Content Marketing

Do One of These 12 Strategies Before Year’s End to Raise More Money

The biggest fundraising time of the year for most nonprofits inexorably approaches.

It can be stressful.

Don’t succumb to the stress. You’ve got this!

Perhaps you can’t do everything you’d like to do this year, but you can do some things.

Here are 12 strategies for you to consider. Each will pack a big punch.

Some you can do on your own. Some will require support from technical and/or marketing staff.

Here’s the thing:  Often it’s the little things that count. That pack a surprising wallop.

So don’t save all your energy for writing your appeal. Help your appeal along by putting some of the dozen suggestions that follow into effect.  Even just one or two will make a difference.

Let’s get started…

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Remember Who We Are: Philanthropy Facilitators

Philanthropy comes from the Greek and means love (philos) of humankind (anthropos).

  • Nonprofits are here to be kind.
  • To repair the world.
  • To make our communities better, more just, more beautiful and more caring places.

This is not easy work.

  • Love is not always readily accepted or given.
  • Inspiring generosity takes time, talent and patience.
  • You will sometimes try and fail.
  • You will sometimes get beaten down

But you know you must keep trying. Because that’s the job of philanthropy facilitators.

Let me add to the definition of “philanthropy.” Robert Payton (the nation’s first full-time Professor of Philanthropic Studies and one of the founders of the Center on Philanthropy at Indiana University) defined it as: “Voluntary action for the public good.” I’ve always loved this definition, because every word is impactful. It’s voluntary (no one is being coerced). It’s action (something is actually being done, whether it’s service or an investment of money) and it’s all directed “for the public good.”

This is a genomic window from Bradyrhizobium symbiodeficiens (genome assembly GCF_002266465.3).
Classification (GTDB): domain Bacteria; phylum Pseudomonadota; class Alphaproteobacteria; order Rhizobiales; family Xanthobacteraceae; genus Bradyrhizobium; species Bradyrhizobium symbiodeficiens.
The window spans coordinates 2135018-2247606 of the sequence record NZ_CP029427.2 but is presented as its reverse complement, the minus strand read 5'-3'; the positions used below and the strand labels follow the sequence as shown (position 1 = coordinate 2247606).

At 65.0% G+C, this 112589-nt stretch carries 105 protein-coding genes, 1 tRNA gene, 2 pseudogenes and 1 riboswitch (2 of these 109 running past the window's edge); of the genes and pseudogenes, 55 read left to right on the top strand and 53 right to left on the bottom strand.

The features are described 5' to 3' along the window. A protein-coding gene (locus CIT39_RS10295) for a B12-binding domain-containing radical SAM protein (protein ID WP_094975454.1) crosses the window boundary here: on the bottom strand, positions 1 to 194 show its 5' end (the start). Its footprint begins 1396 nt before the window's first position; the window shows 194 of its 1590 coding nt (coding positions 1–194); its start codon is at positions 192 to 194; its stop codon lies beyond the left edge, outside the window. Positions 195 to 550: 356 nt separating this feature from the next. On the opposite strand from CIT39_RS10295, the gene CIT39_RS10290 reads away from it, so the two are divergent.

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7 Powerful Ways to Increase Recurring Giving [Benchmark Study]

Recurring giving is essential for organization sustainability and growth.

After all, what’s the point of all your hard work if you get only one donation from someone? That’s a super expensive way to fundraise, and sometimes you won’t even make back your investment. It’s called ‘churn and burn,’ and it’s depressing.

There’s a much better way. I know you’ve heard about it. I’ve written about it here, here and here. It’s called monthly giving. Or recurring giving.

Increasing the number of recurring giving donors is a really big deal! Recurring donors can give over 5 times more to you over their lifetime, as they are more likely to keep giving year after year. In fact, a 2016 study found that monthly recurring donors have a 90% retention rate, compared to the average donor retention rate of 46%.

This is HUGE, and should make you Stop. Dead. In. Your. Tracks. Wondering why on earth you’re not putting many more resources into this clearly winning fundraising strategy!

Yet, for a bunch of reasons, too few nonprofits engage in monthly, recurring giving.

Why?

To explore the reasons, and determine ways to overcome them, NextAfter joined forces with Salesforce.org to conduct a far-reaching study [The Nonprofit Recurring Benchmark Study] They made multiple donations, including a recurring gift to 115 nonprofits, and recorded their experience with each organization. The result was an analysis of the recurring giving process from the donor’s perspective. They found a bunch of areas of friction, plus offered up a slew of action items to help nonprofits improve their results. If you read the study, you’ll not only understand what works/what doesn’t work, but you’ll learn what to do about it.

No time to read the full study? Today I’ve invited one of the study authors, Brady Josephson of NextAfter, to share 7 techniques you can try for yourself to help increase the number of recurring gifts to your organization. 

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